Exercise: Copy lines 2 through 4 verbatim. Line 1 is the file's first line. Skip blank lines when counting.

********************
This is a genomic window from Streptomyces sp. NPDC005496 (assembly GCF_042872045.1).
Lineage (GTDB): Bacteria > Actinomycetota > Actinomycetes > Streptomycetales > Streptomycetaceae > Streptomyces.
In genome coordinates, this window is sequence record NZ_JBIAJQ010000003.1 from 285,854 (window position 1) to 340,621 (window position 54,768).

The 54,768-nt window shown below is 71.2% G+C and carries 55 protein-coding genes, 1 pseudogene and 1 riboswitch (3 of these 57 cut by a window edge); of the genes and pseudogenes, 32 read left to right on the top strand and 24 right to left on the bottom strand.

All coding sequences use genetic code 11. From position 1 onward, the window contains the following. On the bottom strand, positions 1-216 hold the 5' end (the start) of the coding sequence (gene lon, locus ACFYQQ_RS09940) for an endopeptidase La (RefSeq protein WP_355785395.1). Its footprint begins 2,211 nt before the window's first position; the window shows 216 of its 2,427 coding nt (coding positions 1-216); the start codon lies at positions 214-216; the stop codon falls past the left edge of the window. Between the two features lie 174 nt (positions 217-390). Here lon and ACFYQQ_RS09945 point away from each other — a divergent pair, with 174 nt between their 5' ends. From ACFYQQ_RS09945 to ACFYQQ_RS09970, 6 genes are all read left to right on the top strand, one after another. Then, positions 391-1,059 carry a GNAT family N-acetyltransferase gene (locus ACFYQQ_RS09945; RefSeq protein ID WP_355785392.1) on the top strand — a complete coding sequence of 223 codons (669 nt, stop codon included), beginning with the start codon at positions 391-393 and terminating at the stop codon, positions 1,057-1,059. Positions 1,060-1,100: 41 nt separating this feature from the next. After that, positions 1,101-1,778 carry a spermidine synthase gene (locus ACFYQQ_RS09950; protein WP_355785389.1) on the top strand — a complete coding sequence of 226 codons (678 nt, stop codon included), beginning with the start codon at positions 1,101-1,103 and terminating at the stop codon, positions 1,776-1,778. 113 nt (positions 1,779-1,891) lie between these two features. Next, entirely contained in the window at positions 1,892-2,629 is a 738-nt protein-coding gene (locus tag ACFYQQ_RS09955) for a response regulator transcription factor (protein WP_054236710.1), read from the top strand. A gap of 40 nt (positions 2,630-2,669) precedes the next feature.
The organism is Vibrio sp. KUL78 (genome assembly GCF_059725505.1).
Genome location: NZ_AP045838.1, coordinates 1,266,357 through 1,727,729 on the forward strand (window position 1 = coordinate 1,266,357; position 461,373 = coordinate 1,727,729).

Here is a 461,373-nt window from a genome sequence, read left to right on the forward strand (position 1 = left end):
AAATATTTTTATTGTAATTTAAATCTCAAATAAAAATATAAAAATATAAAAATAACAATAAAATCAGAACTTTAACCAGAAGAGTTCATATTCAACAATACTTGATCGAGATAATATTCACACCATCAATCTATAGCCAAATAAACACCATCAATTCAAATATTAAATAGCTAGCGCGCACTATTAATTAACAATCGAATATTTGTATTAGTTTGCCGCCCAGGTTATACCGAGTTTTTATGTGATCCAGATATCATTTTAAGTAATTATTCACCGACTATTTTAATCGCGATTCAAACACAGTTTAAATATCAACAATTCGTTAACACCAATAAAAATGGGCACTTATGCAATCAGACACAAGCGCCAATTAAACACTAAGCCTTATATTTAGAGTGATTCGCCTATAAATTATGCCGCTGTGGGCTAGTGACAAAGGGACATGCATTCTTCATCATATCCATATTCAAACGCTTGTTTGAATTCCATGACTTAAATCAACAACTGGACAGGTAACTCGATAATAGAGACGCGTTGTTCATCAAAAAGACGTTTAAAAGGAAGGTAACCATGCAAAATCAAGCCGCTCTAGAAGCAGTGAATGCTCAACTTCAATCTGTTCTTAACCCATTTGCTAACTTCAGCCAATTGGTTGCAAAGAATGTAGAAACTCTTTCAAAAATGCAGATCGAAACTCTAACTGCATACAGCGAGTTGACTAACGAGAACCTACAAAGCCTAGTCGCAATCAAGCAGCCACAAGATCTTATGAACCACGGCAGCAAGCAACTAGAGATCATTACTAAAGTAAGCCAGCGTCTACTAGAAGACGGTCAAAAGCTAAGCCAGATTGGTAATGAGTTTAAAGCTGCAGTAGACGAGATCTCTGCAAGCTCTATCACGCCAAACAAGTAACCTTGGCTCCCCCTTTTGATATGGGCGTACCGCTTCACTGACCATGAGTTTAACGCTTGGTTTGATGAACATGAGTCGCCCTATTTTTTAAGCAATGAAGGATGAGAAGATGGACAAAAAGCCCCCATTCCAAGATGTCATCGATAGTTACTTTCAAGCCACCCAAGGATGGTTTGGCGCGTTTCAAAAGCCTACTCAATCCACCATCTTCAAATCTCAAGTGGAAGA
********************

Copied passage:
Lineage (GTDB): Bacteria > Actinomycetota > Actinomycetes > Streptomycetales > Streptomycetaceae > Streptomyces.
In genome coordinates, this window is sequence record NZ_JBIAJQ010000003.1 from 285,854 (window position 1) to 340,621 (window position 54,768).

The 54,768-nt window shown below is 71.2% G+C and carries 55 protein-coding genes, 1 pseudogene and 1 riboswitch (3 of these 57 cut by a window edge); of the genes and pseudogenes, 32 read left to right on the top strand and 24 right to left on the bottom strand.